The Catholic Church, the newspaper bombastically declared, knew next to nothing about climate science and was out of touch with its own congregations. Indeed, it had such ‘moral culpability’ that it was not fit to lecture anyone on anything.
Almost as nasty as the ‘Telegraph’ was, the London edition of the news network Breitbart. Its editor told the British news show ‘Daily Politics’ that, if the Pope really cared about the poor, the last thing he should be doing was to endorse ‘this (anti-global warming) nonsense.’ The erudite gent attacked the Pope for spouting the sort of ‘dubious science’ that one might expect from a 16-year-old ‘trotting out the bilge required these days to pass an exam paper in Environmental Science.’
The response of the reactionary factions within government, big business and media is interesting, if for no other reason than that such groups perceive a threat to their economic interests should they accept the notion that global warming is a man-made problem that hurts the poor most.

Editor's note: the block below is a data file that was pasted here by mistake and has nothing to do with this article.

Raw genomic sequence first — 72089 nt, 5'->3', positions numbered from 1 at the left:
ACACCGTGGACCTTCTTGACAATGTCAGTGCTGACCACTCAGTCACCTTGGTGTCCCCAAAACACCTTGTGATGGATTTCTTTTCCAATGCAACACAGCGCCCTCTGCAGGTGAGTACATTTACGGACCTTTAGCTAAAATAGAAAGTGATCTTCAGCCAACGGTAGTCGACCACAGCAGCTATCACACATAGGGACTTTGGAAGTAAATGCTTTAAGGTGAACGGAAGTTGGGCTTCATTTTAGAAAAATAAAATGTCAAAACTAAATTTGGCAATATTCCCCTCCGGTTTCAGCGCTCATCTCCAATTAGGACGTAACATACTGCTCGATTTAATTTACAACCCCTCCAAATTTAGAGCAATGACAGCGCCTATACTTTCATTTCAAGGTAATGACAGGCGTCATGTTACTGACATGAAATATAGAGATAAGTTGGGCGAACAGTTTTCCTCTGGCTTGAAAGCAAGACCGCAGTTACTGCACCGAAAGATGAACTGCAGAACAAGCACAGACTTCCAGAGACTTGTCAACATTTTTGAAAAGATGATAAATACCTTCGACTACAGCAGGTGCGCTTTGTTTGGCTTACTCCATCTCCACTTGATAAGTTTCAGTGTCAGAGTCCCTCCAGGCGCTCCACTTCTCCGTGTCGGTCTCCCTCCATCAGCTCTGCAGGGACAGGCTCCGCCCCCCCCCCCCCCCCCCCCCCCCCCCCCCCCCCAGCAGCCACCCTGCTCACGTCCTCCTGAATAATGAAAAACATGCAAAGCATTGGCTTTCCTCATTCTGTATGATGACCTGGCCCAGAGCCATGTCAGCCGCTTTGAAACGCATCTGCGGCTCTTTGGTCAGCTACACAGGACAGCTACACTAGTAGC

In the opinion of the Pope, the situation now is so serious that a new ‘true world political authority’ is needed to implement the ‘reduction of pollution and the development of poor countries and regions’.
The encyclical goes beyond the matter of climate change. It focuses attention on the need to ‘tackle the structural, root causes of inequality, injustice, poverty and environmental degradation’ and it states unequivocally that people have a fundamental right to water, food and housing.
In a paragraph that has some resonance in this country, it questions the morality of privatising water and transforming it into a commodity that’s subject to market forces – ‘the control of water by large multinational businesses may become a major source of conflict in this century.’